Wednesday, October 24, 2012

Review: The Feminine Mystique by Betty Friedan

Anne Taintor
 Reviewed by Christina
I read this as part of A Year of Feminist Classics.  Head on over there for some discussion about it! 

Published: 1963

It's about: "In 1957, Friedan was asked to conduct a survey of her former Smith College classmates for their 15th anniversary reunion; the results, in which she found that many of them were unhappy with their lives as housewives, prompted her to begin research for The Feminine Mystique, conducting interviews with other suburban housewives, as well as researching psychology, media, and advertising. She originally intended to publish an article on the topic, not a book, but no magazine would publish her article."  (wikipedia)
The book, now a classic, served as the spark for 2nd-wave feminism.  Thanks to its widespread readership and popularity, Betty Friedan was able to connect with other feminists and take measures to change the situation of women in the United States; she started NOW in 1966.

I thought: Wow, was this a reading experience to remember.  Rarely do I read something that makes me examine my own life choices and the culture that influences them.  I honestly feel a little twilight-zone-y after reading The Feminine Mystique.  More about that in a minute.

1st ed.
Though it's nearly 60 years old now, the basic tenets of The Feminine Mystique are still sound: Housewifery is not fulfilling in itself for most women, especially for women who were drafted into it by societal default rather than making an educated, informed, mature decision.  And yes, it's important to develop one's own identity first, rather than depending on husband/children/home to supply that identity.  Every person deserves to express him or herself through creativity, leadership, and/or meaningful work.  These ideas are not radical to most modern readers; we accept them as basic "right to pursue happiness"-type truths.  But in Betty Friedan's time, these things needed to be said.  They needed to be argued for, and she lays out the history of feminism and antifeminism brilliantly.

The Feminine Mystique will probably be most strikingly relevant (eerie, really) to readers who, like me, come from an especially conservative religious background.  There are still communities in which "career women" are vilified and all women are expected to embrace SAHM-ness as their divinely-appointed role.  That's why I think this book was a healthy one for me to read.  I feel justified in wanting more than I get from staying home with my kids, and I feel better about taking anti-feminist religious teachings with a grain of salt, now that I know a more about the cultural history that may have had a strong hand in creating them.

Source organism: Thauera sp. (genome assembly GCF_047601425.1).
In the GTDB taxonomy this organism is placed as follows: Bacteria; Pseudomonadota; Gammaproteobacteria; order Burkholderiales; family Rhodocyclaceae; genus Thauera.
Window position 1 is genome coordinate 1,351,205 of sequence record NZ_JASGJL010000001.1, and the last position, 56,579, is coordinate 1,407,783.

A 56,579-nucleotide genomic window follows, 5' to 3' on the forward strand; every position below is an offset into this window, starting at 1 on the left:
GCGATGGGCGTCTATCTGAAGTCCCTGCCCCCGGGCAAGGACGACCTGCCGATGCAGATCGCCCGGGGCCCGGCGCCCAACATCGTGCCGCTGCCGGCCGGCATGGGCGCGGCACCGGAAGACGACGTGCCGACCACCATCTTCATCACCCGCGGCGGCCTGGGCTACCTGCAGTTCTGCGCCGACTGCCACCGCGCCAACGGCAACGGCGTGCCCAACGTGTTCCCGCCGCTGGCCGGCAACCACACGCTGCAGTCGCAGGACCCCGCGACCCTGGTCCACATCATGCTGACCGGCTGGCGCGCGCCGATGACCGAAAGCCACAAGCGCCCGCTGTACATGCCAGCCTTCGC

One of the typical criticisms about The Feminine Mystique is that it is grossly and offensively outdated in its references to and research about homosexuality, and yes- that absolutely stood out to me.  It's very uncomfortable to read.  Another criticism is that it focuses on the plight of middle to upper-class white women, brushing everyone else under the rug.  That's unfortunate, too- there is a heavy dose of privilege here, with housewives complaining about how they want more out of life while other, unmentioned women are living in dire circumstances.  But I justify Betty Friedan's perspective with a little "ends justify the means" philosophy: The Feminine Mystique led directly to 2nd wave feminism, which in turn resulted in changes to improve life for ALL women- not just desperate housewives.  

Verdict: Stick it on the shelf.

Reading Recommendations:  I wish I had read this in closer tandem with Perfect Madness, which is a sort of updated version.  If you're interested in the subject and you haven't read either, read them together and tell me what you think!

Warnings: Journalistic/statistical discussions about sex.  Nothing graphic.

Favorite excerpts: “In almost every professional field, in business and in the arts and sciences, women are still treated as second-class citizens. It would be a great service to tell girls who plan to work in society to expect this subtle, uncomfortable discrimination--tell them not to be quiet, and hope it will go away, but fight it. A girl should not expect special privileges because of her sex, but neither should she "adjust" to prejudice and discrimination”

What I'm reading nextCairo Modern by Naguib Mahfouz